WASHINGTON (AP) — U.S. industrial production fell in March, pulled down by a drop in mining output. Factory output remained weak amid a slowing global economy and trade tensions with China.
The Federal Reserve says industrial output — combining production at factories, utilities and mines — slipped 0.1% in March from the previous month.
The drop occurred amid a deceleration of the U.S. economy as stimulus from last year’s tax cuts faded. Growth U.S. economic output slowed to a 2.2% annual pace the last three months of 2018 from 3.4% in the third quarter and 4.2% in the second.
Mining output declined 0.8% but was up 10.5% from March 2018.
Manufacturing production was flat after dropping in January and February. In the first three months of the year, factory output fell at an annual rate of 1.1%. Production of cars, truck and auto parts dropped 2.5% in March and 4.5% over the past year.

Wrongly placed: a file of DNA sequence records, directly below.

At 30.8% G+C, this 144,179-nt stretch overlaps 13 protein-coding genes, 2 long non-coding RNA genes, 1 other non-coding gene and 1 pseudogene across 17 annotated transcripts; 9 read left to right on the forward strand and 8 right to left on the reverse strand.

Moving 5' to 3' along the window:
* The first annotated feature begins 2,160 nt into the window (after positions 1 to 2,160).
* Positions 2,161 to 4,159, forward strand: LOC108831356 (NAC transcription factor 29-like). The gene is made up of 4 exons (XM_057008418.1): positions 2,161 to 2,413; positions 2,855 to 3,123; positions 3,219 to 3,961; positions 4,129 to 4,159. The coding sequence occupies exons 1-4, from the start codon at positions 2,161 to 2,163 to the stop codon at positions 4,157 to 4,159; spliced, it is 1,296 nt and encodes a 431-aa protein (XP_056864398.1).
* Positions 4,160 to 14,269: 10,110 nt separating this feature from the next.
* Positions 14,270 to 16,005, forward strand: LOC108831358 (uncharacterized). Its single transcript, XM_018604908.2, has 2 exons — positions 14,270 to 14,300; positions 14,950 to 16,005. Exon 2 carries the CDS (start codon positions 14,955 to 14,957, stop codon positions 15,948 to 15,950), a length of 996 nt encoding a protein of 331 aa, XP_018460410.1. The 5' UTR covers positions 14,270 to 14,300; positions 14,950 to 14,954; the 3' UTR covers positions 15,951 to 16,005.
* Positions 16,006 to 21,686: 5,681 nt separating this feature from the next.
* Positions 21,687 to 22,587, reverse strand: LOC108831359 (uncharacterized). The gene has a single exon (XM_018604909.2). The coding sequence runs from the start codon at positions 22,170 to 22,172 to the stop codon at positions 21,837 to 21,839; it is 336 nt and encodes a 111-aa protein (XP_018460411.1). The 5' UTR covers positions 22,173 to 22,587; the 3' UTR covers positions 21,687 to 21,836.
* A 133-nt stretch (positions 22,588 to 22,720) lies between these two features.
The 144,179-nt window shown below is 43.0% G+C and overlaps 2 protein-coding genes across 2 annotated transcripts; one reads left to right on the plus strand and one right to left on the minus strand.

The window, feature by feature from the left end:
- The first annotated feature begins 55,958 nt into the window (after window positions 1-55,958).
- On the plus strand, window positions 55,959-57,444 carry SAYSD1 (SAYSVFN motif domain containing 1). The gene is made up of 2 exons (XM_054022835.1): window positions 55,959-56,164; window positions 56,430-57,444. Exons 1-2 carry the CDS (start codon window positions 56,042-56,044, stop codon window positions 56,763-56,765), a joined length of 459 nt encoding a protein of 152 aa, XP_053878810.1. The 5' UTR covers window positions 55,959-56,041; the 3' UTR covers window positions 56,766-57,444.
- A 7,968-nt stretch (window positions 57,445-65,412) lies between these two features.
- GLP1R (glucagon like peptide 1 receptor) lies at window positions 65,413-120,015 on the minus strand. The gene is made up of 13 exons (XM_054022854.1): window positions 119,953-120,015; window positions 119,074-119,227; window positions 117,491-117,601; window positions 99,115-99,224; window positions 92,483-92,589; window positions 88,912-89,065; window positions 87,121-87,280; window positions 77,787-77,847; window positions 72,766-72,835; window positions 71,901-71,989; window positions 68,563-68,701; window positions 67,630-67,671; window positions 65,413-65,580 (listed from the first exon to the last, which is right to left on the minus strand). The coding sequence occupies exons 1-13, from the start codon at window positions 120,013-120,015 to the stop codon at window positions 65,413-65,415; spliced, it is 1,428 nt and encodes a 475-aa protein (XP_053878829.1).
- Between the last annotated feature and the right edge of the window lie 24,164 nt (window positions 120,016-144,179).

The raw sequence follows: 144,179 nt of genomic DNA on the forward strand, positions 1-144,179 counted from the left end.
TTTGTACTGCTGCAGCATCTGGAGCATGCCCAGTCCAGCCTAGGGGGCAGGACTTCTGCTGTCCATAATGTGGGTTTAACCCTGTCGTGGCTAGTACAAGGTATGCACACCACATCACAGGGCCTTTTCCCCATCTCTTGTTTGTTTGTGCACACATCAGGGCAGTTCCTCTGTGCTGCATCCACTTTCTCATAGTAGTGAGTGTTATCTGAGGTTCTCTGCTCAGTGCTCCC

Utility production rose 0.2% after a sharp 3.7% increase in February.
The U.S. and China have slapped tariffs on $350 billion worth of each other’s goods in a dispute over Beijing’s aggressive push to challenge U.S. technological dominance. President Donald Trump also has imposed import taxes on foreign steel and aluminum and is threatening to do the same for autos.
The International Monetary Fund, citing trade tensions, volatile financial markets and higher interest rates, last week downgraded its outlook for world economic growth to 3.3%, tied with 2016 as the slowest since the recession year 2009.
American manufacturers have also been dinged by a rise of more than 7% in the value of the dollar against other major currencies over the past year. A stronger dollar makes American goods pricier and less competitive in foreign markets.
“The factory sector has taken the brunt of the dislocations associated with tariffs and uncertainties around trade policy as well as dealing with the headwind of a stronger dollar,” Stephen Stanley, chief economist at Amherst Pierpont Securities, said in a research note Tuesday. “Thus, it is not surprising that manufacturing activity is underperforming the overall economy.”